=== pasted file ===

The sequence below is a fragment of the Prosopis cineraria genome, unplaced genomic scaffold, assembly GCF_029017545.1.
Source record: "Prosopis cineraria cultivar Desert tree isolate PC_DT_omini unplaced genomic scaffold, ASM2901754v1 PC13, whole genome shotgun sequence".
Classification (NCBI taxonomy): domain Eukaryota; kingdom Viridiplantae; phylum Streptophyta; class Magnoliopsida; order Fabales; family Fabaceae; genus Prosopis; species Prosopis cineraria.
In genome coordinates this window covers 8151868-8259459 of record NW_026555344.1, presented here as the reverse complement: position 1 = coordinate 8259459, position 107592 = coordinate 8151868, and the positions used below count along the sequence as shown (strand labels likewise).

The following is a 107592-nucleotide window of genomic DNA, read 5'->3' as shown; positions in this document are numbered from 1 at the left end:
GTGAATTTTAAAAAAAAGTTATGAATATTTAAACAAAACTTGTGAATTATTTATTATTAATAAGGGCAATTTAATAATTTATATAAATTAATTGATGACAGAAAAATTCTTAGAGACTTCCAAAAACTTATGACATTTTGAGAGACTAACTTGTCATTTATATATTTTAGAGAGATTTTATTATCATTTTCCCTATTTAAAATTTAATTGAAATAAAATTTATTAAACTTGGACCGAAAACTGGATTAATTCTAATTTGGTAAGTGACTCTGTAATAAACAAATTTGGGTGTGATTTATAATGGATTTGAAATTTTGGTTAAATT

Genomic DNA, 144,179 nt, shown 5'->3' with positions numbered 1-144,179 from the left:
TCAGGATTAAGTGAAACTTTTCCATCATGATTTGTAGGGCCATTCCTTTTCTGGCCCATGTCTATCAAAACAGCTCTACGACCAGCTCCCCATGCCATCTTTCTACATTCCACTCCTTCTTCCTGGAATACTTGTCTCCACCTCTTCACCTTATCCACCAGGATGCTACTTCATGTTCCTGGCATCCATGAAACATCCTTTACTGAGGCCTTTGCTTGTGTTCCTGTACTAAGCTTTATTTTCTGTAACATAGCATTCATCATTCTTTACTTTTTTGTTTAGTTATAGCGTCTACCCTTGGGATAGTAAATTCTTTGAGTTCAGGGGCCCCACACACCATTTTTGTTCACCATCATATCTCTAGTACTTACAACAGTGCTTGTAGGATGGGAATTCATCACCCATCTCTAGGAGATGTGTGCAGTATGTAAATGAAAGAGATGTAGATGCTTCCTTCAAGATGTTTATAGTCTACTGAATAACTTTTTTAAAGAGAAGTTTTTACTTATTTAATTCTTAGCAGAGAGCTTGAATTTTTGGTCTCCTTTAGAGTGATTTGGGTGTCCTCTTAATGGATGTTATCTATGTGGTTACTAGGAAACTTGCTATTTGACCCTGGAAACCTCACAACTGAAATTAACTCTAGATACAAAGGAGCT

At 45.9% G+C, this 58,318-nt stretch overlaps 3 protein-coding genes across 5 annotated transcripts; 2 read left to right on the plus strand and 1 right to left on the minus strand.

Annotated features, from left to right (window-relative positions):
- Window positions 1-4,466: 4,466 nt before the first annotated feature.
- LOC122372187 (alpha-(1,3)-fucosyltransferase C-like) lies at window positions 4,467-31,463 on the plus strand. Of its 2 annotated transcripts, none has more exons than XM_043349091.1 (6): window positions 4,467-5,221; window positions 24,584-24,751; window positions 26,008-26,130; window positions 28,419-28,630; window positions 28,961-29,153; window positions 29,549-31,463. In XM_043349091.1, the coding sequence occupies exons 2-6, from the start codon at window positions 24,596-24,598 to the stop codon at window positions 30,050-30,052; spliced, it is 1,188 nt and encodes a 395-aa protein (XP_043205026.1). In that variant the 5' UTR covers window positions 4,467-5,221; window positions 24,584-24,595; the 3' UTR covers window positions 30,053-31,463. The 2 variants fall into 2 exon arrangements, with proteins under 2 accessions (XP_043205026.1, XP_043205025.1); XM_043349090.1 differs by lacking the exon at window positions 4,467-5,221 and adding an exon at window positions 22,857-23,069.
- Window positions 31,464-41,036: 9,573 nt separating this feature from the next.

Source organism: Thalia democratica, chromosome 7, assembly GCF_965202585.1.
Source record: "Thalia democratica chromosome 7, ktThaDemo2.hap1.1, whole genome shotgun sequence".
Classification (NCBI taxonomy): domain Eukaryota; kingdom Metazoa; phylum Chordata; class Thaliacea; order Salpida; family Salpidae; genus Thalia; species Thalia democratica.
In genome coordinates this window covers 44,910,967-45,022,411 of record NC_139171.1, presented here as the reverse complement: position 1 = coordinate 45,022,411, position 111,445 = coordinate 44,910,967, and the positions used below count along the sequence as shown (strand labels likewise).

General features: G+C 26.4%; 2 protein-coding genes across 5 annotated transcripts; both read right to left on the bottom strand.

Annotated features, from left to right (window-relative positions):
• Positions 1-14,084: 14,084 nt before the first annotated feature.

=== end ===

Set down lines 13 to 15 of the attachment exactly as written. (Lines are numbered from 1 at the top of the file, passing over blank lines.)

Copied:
- Window positions 31,464-41,036: 9,573 nt separating this feature from the next.

Source organism: Thalia democratica, chromosome 7, assembly GCF_965202585.1.
Source record: "Thalia democratica chromosome 7, ktThaDemo2.hap1.1, whole genome shotgun sequence".